Chicago's Downtown Residential Market Remains Strong in 2017

The Dance of Supply and Demand
There is an inverse correlation between rent prices and vacancy rates — as vacancy rates increase, rents decrease. This relationship remains consistent as a higher supply means more options for potential renters. When the market is saturated with choices, then landlords cannot leverage a limited supply for higher rents. The simple economics of supply and demand will continuously cause a rise and fall of rent as new apartment buildings are brought online.
New Apartment Buildings in 2017
Rent in Logan Square is jumping up to nearly $2.50 per square foot. Unfortunately for renters, that is low compared to some downtown apartments that reach $3.03 per square foot. Thankfully, capitalism is working for the renter, and developers will complete roughly 12,600 apartments spanning across 2016 and through 2018, according to Crain’s Chicago. The new rush of available spaces coming online will pump the brakes on the rapidly inflating rent prices. The grip landlords currently have over rent prices may soon loosen in order to fill units when the inevitable flood of open spaces hits the market in the near future.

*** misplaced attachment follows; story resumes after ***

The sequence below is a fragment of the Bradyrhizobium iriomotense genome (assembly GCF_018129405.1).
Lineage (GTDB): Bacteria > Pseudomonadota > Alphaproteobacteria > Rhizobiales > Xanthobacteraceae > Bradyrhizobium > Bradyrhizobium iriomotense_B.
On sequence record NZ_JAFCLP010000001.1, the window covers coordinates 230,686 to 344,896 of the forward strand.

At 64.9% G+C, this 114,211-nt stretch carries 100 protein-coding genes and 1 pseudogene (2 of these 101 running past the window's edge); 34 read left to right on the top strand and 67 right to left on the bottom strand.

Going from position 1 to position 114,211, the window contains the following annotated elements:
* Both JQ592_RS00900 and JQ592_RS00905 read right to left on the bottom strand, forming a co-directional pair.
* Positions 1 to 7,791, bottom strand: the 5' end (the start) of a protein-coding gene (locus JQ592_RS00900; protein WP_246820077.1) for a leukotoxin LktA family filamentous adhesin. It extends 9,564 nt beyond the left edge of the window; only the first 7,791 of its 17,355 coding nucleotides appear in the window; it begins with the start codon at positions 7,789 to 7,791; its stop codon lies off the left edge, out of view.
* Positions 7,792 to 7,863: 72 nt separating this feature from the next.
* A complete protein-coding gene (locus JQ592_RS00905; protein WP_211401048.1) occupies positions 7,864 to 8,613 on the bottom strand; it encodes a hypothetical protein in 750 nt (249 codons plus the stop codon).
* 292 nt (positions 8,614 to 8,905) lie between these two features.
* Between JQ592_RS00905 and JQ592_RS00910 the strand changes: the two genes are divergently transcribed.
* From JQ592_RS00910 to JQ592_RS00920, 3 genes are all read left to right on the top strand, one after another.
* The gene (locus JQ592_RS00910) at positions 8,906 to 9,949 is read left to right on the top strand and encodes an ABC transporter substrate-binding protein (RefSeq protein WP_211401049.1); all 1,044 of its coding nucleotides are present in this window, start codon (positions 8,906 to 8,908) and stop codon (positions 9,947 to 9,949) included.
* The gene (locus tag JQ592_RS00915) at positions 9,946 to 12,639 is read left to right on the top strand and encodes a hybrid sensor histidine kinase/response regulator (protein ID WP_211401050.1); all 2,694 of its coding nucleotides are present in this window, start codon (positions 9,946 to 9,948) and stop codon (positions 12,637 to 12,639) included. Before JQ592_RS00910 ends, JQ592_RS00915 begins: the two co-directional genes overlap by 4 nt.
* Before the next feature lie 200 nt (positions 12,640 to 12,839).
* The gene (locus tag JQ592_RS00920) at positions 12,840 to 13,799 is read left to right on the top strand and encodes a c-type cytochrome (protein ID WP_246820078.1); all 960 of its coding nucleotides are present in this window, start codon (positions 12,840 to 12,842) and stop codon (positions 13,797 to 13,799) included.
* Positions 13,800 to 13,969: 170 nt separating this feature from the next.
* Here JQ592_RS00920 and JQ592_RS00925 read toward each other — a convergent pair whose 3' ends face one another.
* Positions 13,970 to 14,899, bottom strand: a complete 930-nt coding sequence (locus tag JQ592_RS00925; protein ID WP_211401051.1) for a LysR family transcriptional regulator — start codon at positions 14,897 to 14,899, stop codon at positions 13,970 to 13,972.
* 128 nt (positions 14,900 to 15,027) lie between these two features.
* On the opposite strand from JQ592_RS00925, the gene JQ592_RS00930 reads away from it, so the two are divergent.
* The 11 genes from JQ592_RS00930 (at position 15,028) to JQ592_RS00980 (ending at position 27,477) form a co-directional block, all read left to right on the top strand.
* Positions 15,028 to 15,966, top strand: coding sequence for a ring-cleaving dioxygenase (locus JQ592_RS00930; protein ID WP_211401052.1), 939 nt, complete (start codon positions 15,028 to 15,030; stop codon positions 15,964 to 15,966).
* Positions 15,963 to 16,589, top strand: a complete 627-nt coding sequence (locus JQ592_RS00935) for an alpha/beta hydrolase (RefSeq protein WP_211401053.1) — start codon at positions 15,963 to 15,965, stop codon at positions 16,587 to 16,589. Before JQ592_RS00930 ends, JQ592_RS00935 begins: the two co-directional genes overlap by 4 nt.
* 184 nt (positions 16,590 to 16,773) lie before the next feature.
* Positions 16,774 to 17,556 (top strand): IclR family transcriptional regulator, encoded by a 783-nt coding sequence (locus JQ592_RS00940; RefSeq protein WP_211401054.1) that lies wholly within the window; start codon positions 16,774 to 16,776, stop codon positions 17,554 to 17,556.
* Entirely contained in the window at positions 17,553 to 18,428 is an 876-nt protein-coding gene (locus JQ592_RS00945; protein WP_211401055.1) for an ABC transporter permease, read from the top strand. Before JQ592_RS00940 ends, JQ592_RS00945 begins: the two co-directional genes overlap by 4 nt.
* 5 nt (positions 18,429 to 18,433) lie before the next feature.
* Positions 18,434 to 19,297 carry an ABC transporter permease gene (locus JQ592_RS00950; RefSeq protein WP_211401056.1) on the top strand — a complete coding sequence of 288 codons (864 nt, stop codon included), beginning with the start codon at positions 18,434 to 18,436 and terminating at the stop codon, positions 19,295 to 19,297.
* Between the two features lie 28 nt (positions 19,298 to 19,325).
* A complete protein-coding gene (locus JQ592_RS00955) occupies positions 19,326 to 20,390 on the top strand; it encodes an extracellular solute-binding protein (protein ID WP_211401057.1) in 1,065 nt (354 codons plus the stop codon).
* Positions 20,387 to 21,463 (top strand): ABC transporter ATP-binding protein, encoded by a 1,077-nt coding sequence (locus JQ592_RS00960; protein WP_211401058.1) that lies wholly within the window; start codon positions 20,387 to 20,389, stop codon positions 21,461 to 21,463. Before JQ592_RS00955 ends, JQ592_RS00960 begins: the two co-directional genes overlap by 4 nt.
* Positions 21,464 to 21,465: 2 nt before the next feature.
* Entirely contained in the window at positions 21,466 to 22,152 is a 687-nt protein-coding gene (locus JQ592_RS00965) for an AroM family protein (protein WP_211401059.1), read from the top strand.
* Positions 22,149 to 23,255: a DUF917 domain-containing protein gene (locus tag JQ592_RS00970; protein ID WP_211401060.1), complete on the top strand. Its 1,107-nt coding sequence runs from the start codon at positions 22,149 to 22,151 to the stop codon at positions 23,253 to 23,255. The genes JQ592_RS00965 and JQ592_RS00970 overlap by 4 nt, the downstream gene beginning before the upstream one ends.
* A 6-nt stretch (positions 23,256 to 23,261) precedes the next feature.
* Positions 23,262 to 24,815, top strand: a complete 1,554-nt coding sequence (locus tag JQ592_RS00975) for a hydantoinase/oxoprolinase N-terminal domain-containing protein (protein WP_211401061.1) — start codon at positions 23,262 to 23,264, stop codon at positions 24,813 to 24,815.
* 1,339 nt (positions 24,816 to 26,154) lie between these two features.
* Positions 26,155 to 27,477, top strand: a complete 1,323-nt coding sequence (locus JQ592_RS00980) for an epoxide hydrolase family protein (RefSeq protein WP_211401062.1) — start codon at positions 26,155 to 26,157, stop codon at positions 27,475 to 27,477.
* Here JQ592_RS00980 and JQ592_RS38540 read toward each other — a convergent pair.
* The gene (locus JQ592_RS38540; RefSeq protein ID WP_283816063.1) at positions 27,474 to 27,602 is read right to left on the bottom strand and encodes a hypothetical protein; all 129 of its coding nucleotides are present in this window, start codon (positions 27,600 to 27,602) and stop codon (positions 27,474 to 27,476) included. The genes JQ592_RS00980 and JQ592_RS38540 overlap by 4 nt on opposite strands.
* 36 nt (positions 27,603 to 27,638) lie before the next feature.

Enter the Tenant-Friendly Era
As time marches forward, so do rent prices. For nearly seven years straight tenants have experienced rent hikes. New corporations moving to Chicago means many of their employees will relocate closer to their jobs, further increasing competition for open spots. However, the timing works out well with the large amount of apartments opening up over the next few years, which means rent prices are unlikely to see a significant rise for a while.
Chicago’s real estate market is moving along at a healthy rate. While prices are inflating faster than renters would like, new apartment buildings are coming to the rescue and will relieve the rapidly rising rent. With the market potentially flipping to a tenant-friendly one, the upcoming years will be an excellent time to seek a place to live in historic downtown Chicago.
Regardless of whether rent continues to rise, owning for long term is always a better financial option. If you or someone you know are looking to sell or purchase a residence we encourage you to speak with Lisa Kalous.